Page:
Submitted by Sylvia

        When I found this Bible Study years ago I saved it for further use and have shared it with many ladies groups. You will see that it is a little different from some “How to Argue Fair” studies because of the #7 Rule. I´m not gonna tell you what that is, just read on and you will see! Love you all! Sylvia
In marital relations and in physics, heat destroys.

“But foolish and unlearned questions avoid, knowing that they do gender strifes.” (2 Timothy 2:23)

“To speak evil of no man, to be no brawlers, but gentle, shewing all meekness unto all men.” Titus 3:2
But God knew that we would get into arguments because Christ recommends that when we have controversy, we should agree or make peace with our adversary as quickly as possible.

“Agree with thine adversary quickly, whiles thou art in the way with him;...” (Matthew 5:25a)

        Conflict should be dealt with openly. Suppression builds tension and resentment, elevating the intensity of the conflict. Arguments conducted fairly, clear the air and make room for growth. There is no growth while partners hold grudges and resentments. When you find yourself in an argument, how do you argue fairly?

1. CLARIFY THE ISSUE. Make sure you know what the issue is. Often arguments are solved before they start by being sure the people involved are not arguing about two different issues.

2. REPEAT THEIR WORDS. Check out your assumptions. Repeat, in different words but as precisely as possible, what your partner has just said to you. Sound simple? Try it – you might be surprised. Your partner will often exclaim, “That is not what I said.” When this happens, have your spouse say it again. This time, listen more carefully. Then, try repeating once more what you think was said. Many arguments are solved when one understands exactly what the other has said.

3. CHOOSE THE RIGHT TIME. Arguments that pop up at the wrong time (like 3 o’clock in the morning or in front of company or the children) are unwise to follow up. This is one time procrastination pays off. Learn to put a discussion or fuss off until there is no unnerving inconvenience nor an audience.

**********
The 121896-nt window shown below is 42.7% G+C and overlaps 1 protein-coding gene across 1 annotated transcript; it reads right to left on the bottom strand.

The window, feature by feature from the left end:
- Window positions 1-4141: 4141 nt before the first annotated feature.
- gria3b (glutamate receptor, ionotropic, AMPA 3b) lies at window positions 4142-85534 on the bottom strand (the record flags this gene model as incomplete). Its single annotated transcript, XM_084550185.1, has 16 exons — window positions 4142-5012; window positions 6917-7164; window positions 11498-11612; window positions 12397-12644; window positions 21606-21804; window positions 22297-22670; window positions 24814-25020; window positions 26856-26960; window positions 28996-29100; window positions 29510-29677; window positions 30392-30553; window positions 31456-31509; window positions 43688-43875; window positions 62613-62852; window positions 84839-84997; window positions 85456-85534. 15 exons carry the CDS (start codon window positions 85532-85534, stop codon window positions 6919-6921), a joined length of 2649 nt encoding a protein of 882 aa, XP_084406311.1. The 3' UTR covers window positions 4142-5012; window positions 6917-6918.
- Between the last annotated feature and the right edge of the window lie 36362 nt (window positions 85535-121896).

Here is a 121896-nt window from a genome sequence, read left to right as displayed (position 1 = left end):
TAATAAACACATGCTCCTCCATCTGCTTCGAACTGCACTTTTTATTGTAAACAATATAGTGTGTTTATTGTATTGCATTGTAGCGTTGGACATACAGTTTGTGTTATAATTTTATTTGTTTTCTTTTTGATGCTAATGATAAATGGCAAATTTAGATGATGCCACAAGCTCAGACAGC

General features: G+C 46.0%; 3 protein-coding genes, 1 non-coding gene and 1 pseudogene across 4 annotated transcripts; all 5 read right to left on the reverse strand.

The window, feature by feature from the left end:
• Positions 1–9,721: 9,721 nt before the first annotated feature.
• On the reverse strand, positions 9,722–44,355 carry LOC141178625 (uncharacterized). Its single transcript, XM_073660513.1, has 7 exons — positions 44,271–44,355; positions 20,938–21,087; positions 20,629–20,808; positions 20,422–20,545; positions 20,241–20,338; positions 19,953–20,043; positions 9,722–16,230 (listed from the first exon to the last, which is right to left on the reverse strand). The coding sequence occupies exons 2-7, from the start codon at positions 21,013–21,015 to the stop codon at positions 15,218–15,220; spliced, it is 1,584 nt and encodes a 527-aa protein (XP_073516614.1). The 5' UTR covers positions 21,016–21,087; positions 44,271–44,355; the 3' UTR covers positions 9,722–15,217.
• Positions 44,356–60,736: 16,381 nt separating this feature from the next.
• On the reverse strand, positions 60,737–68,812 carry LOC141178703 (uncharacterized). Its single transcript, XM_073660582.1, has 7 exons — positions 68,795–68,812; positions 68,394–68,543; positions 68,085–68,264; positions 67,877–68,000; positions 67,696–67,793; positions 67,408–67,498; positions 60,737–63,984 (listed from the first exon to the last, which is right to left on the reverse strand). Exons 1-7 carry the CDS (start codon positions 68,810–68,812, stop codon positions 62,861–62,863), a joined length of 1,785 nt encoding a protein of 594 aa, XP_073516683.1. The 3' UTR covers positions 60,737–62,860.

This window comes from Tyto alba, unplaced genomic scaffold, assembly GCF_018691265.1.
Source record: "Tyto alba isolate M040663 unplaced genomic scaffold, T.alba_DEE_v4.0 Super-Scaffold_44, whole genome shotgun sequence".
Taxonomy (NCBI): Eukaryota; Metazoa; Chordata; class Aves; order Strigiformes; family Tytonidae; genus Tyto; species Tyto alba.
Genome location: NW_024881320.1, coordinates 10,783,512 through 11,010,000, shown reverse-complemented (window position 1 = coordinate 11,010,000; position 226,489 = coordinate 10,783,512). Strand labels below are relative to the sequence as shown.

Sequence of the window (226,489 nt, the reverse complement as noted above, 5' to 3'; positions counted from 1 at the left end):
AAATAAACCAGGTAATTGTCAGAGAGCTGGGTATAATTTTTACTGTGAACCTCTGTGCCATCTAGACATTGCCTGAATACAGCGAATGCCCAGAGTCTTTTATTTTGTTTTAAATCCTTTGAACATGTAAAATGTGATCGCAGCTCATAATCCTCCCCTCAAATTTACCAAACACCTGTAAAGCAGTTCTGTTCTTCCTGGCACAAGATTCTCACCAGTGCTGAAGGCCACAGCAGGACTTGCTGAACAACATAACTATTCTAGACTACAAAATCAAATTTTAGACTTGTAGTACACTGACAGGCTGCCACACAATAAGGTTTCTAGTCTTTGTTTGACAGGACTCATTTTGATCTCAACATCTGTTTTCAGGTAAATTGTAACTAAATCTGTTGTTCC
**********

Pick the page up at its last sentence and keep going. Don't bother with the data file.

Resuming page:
4. LOOK BEFORE YOU LEAP. Often, after an argument, we look back and see no real accomplishment. If the goal is not worth the risk, concede before you start. “The beginning of strife is as when one letteth out water: therefore leave off contention, before it be meddled with.” Proverbs 17:14

5. RESOLVE TO RESOLVE. “Sixty-eight percent of both husbands and wives say that disagreements are seldom resolved. Too often we start arguing about one issue and then get into a mud-throwing contest over ten side issues without resolving any one of them. If you have agreed on an issue which needs to be discussed, then stay on that one subject.

6. ATTACK THE PROBLEM, NOT THE PERSON. When arguments turn into mud-throwing contests, usually someone feels he is losing ground and resorts to a mud ball to equal things up. Mud-throwing contests are seldom equal. Someone puts a rock in his or her mud ball – and the marriage has had it. Mud slinging usually begins with a statement like: “What you are saying about me is no worse than when you ...” Here comes the mud! It’s usually unfair to dig up the past. Leave it buried.

7. HOLD HANDS. Silly, but it works. You will never know how hard it is to argue holding hands until you have tried it. This non-verbal communication (holding hands) says, “I love you and want to hold you.” It is impossible to verbally assault your mate while holding hands. You will either drop your hands and “reach for a mud ball,” or you will tone down your argument and resolve it. Try it – and don’t turn loose until the argument is resolved and you have prayed together.
Added note from Chris .. I have done this #7 with my children and OH it is wonderful .. have you ever tried to hold hands while making a bed or washing dishes? How about folding clothes? They always end up laughing and LOVING!

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